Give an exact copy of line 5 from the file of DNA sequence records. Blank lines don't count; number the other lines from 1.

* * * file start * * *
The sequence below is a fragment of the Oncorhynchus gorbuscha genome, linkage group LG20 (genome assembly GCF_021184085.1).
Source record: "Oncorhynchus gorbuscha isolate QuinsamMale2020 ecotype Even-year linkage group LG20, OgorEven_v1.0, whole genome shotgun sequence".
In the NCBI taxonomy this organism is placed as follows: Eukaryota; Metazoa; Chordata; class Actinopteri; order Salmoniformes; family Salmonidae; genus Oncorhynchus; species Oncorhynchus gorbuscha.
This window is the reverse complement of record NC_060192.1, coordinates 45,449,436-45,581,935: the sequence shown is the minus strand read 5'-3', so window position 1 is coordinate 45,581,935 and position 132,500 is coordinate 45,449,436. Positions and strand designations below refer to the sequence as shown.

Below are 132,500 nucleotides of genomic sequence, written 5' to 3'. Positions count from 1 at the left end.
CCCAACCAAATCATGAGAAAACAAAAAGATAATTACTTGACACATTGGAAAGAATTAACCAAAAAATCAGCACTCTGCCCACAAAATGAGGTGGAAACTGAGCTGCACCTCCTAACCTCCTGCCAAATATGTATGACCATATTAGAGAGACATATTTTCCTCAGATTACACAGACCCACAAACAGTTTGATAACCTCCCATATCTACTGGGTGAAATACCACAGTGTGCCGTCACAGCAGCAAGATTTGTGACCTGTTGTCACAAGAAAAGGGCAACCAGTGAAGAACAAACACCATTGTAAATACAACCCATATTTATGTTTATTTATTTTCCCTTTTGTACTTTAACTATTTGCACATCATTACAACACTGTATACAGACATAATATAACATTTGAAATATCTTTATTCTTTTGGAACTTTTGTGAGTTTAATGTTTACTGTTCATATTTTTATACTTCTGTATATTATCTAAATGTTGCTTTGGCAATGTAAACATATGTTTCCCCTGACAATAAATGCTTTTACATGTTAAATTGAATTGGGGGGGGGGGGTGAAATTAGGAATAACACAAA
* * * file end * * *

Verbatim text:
Below are 132,500 nucleotides of genomic sequence, written 5' to 3'. Positions count from 1 at the left end.